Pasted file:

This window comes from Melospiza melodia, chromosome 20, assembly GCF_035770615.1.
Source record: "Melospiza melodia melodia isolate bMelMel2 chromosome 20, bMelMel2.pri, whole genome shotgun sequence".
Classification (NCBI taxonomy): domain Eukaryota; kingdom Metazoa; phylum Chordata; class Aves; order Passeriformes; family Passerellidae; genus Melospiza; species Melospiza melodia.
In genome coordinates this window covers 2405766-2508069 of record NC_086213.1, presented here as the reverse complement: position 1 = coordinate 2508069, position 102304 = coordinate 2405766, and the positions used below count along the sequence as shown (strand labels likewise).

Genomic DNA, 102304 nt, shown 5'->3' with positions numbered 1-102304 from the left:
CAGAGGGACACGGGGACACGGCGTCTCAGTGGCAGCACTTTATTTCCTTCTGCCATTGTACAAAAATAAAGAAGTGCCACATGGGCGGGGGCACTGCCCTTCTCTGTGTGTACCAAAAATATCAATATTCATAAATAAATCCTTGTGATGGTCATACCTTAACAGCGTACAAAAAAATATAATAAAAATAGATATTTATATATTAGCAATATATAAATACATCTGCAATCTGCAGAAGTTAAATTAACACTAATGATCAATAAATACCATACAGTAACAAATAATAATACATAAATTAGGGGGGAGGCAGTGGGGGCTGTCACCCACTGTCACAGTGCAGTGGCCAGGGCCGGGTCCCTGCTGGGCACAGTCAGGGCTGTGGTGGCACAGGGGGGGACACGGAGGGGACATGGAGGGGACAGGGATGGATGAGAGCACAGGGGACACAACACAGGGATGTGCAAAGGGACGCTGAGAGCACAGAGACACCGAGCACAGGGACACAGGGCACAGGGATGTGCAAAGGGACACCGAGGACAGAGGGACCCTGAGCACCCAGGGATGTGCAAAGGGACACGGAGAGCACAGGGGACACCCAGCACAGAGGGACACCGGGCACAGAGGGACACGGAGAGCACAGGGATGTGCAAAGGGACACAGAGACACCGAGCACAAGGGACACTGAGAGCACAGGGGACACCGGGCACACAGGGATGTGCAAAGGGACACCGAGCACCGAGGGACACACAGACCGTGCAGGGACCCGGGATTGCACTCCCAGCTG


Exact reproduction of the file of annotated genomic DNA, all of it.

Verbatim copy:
This window comes from Melospiza melodia, chromosome 20, assembly GCF_035770615.1.
Source record: "Melospiza melodia melodia isolate bMelMel2 chromosome 20, bMelMel2.pri, whole genome shotgun sequence".
Classification (NCBI taxonomy): domain Eukaryota; kingdom Metazoa; phylum Chordata; class Aves; order Passeriformes; family Passerellidae; genus Melospiza; species Melospiza melodia.
In genome coordinates this window covers 2405766-2508069 of record NC_086213.1, presented here as the reverse complement: position 1 = coordinate 2508069, position 102304 = coordinate 2405766, and the positions used below count along the sequence as shown (strand labels likewise).

Genomic DNA, 102304 nt, shown 5'->3' with positions numbered 1-102304 from the left:
CAGAGGGACACGGGGACACGGCGTCTCAGTGGCAGCACTTTATTTCCTTCTGCCATTGTACAAAAATAAAGAAGTGCCACATGGGCGGGGGCACTGCCCTTCTCTGTGTGTACCAAAAATATCAATATTCATAAATAAATCCTTGTGATGGTCATACCTTAACAGCGTACAAAAAAATATAATAAAAATAGATATTTATATATTAGCAATATATAAATACATCTGCAATCTGCAGAAGTTAAATTAACACTAATGATCAATAAATACCATACAGTAACAAATAATAATACATAAATTAGGGGGGAGGCAGTGGGGGCTGTCACCCACTGTCACAGTGCAGTGGCCAGGGCCGGGTCCCTGCTGGGCACAGTCAGGGCTGTGGTGGCACAGGGGGGGACACGGAGGGGACATGGAGGGGACAGGGATGGATGAGAGCACAGGGGACACAACACAGGGATGTGCAAAGGGACGCTGAGAGCACAGAGACACCGAGCACAGGGACACAGGGCACAGGGATGTGCAAAGGGACACCGAGGACAGAGGGACCCTGAGCACCCAGGGATGTGCAAAGGGACACGGAGAGCACAGGGGACACCCAGCACAGAGGGACACCGGGCACAGAGGGACACGGAGAGCACAGGGATGTGCAAAGGGACACAGAGACACCGAGCACAAGGGACACTGAGAGCACAGGGGACACCGGGCACACAGGGATGTGCAAAGGGACACCGAGCACCGAGGGACACACAGACCGTGCAGGGACCCGGGATTGCACTCCCAGCTG